This amplifier was built based on Marconi's website, A Design for a 40W broadband VHF RF Power Amplifier for FM broadcast. A few minor tweaks were made to the schematic and a few parts were changed to what I had available (mostly surface mount components). The heatsink is from an old Motorola Mostar 800 MHz radio, and has the perfect heatsink island to match the MRF171A. Also used is a Progressive Concepts external LPF7002 low pass filter because it was also on hand. Since the MOSFET uses 28 VDC, I had to homebrew a 28 Volt / 5 Amp power supply using the schematic found in the ARRL handbook.
Tune up went exactly as stated in the how-to, with the RF power output hitting 57 Watts when driven with a stock Broadcast Warehouse 1 Watt LCD PLL transmitter at 98 MHz. Liberal use of ferrite beads and feedthru capacitors are on all RF detector, fan control and SWR control circuits.
Schematic Reference Value Description Package Supplier Supplier Part Number C16 47 µF Electrolytic, 20%, 35V SMT or leaded Any Any C9, C10, C13, C15 0.1 µF Ceramic, X5R, 50V 0805 SMT Digi-Key PCC1864CT-ND C1, C3, C8, C12, C14 1000 pF Ceramic, 5%, NP0, 50V 0805 SMT Digi-Key PCC102CGCT-ND C11 1000 pF Mica, 100V 2220 SMT Digi-Key 338-1008-ND C17 1000 pF Ceramic Feed Thru Any Any C20 300 pF Mica, 100V 1812 SMT Digi-Key 338-1026-ND C6 100 pF Ceramic, 5%, NP0, 50V 0805 SMT Digi-Key PCC101CGCT-ND C2 1.5 pF Ceramic, +/- 0.25 pF, NP0, 50V 0805 SMT Digi-Key PCC1R5CNCT-ND C4, C5, C7 4.5 - 65 pF Plasitc dielectric trimmer Leaded Digi-Key SG3009-ND C18 16 - 100 pF Mica compression trimmer Leaded Circuit Specialists 423 C19 25 - 150 pF Mica compression trimmer Leaded Circuit Specialists 424
Schematic Reference Value Description Package Supplier Supplier Part Number L1, L6, L7 700 Ohm @ 180 MHz Wide-band ferrite choke Leaded Digi-Key M2204-ND L5 210 nH Air core Leaded Handwound Note 1 L2 64 nH, 5% Air core Leaded Coilcraft 132-05 L8 41 nH, 5% Air core Leaded Coilcraft 132-03 L3 25 nH, 5% Air core Leaded Coilcraft 132-01 L4 21 nH Air core Leaded Handwound Note 2
Schematic Reference Value Description Package Supplier Supplier Part Number R2 10,000 Ohms Cermet potentiometer, 1/2 Watt Leaded Digi-Key CT6P103-ND R3 1800 Ohms Film, 1%, 1/2 Watt Leaded Digi-Key BC1.82KZCT-ND R1 33 Ohms Film, 1%, 1/2 Watt Leaded Digi-Key BC33.2ZCT-ND R4 10 Ohms Film, 5%, 2 Watt Leaded Digi-Key BC10W-2CT-ND
Schematic Reference Value Description Package Supplier Supplier Part Number D1, D2 1N4148 Silicon diode SMT or leaded Any Any D3, D4 1N5232 5.6 Volt Zener diode, 500 mW Leaded Digi-Key 1N5232BDICT-ND D5 1N5401 Silicon diode Leaded Digi-Key 1N5401GICT-ND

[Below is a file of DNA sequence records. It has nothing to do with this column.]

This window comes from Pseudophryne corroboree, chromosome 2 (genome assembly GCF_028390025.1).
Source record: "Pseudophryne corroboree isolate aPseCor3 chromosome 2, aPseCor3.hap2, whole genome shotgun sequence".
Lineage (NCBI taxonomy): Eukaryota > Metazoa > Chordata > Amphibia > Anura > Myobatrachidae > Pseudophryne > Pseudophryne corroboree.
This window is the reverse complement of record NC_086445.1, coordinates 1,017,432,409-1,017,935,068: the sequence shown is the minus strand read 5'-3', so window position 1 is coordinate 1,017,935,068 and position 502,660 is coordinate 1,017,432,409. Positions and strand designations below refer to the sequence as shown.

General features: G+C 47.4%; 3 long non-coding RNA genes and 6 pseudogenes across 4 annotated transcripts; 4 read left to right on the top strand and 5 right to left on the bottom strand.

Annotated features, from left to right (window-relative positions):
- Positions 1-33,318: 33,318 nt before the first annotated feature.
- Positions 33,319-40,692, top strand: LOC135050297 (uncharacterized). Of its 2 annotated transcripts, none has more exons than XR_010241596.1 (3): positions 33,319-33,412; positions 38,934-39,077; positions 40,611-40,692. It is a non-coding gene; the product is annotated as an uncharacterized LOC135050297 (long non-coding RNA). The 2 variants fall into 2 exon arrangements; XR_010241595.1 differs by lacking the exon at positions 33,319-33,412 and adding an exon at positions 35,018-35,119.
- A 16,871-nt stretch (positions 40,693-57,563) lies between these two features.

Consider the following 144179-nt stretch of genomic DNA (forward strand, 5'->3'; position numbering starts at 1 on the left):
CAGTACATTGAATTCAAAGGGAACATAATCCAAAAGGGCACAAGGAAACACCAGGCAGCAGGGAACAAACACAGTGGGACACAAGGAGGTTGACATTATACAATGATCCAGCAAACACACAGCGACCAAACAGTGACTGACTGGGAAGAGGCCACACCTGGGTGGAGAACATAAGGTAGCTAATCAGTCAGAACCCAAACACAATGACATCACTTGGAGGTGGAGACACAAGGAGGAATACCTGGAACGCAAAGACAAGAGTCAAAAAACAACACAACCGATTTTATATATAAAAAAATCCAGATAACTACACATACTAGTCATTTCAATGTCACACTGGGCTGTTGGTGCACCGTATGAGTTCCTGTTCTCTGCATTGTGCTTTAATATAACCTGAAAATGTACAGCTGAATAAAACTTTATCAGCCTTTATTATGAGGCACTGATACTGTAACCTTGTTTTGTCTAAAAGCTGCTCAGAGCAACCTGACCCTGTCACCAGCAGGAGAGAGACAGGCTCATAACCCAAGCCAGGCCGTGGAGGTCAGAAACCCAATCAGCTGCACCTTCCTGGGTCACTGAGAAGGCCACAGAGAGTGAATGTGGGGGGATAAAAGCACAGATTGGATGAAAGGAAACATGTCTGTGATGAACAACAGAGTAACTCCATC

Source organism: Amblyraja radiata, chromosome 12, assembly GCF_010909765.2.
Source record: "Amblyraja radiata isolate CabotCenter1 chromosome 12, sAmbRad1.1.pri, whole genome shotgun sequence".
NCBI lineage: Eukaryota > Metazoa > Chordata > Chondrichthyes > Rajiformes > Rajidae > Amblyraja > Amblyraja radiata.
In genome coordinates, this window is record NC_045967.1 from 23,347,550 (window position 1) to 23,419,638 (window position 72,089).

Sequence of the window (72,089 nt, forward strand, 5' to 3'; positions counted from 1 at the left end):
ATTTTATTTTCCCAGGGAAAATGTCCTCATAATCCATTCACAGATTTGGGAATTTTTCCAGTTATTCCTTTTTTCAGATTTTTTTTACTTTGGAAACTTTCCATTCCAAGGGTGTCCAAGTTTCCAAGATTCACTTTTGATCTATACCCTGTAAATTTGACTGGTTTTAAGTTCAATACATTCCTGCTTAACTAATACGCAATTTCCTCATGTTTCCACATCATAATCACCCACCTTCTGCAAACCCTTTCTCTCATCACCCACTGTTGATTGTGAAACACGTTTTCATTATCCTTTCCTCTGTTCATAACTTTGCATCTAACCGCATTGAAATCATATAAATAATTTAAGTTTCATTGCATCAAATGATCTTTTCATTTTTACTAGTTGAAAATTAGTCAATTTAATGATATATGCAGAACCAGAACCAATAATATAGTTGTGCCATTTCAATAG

Schematic Reference Value Description Package Supplier Supplier Part Number Q1 MRF171A Motorola N-channel enhancement mode MOSFET Case style 211-07 Richardson Electronics MRF171A
 8 turns 18 SWG enamelled copper wire on 6.5 mm diameter former, turns length 12 mm
 3 turns 18 SWG tinned copper wire on 4 mm diameter former, turns length 10 mm
Part numbers and suppliers are mostly for reference only. Surface mount components are not needed, but highly recommended.
Select a picture for larger image.
Original Motorola Mostar 800 MHz RF power amplifier.
RF input match, bias tee and RF input detector.
The FET. Drain to the right, sources grounded.
RF output match. Here is starts getting cramped for space. The RF output goes to the old 800 MHz low pass filter under the PC board. The filter was isolated from the RF connector.
I cut the back of the radio off to use as a cover.
New version with a tin plated PC board and slightly different layout.
RF input, detector and bias tee.
Amplifier's case. It's from an old Motorola repeater.
Case internal view. Low pass filter is on the top.
Amplifier's heatsink close-up.
Directional coupler for the SWR protection circuit. It's from an old Motorola Mocom 70 mobile radio.
Here is a simple SWR protection circuit you can easily build. The directional coupler and detector components are from an old VHF SWR meter (one of those $10 hamfest cheapies). You may want to replace the meter's existing RF bypass capacitors with higher quality (mica) ones. You may also want to replace the coupler line's termination resistors which higher wattage ones. Be sure to use the exact same value, or the SWR meter will be inaccurate. Also, be sure to use non-inductive resistors (carbon-film or metal-oxide will work). This all then feeds a LM3914 bargraph display to light the LEDs, indicating the current SWR ratio. When the SWR ratio reaches approximately 3, it will engage the relay, cutting off the RF input to the power amplifier. You could also just light a LED or sound an alarm if you want to.
SWR protection circuit schematic
Here are a few pictures of the prototype I was working on, one and two.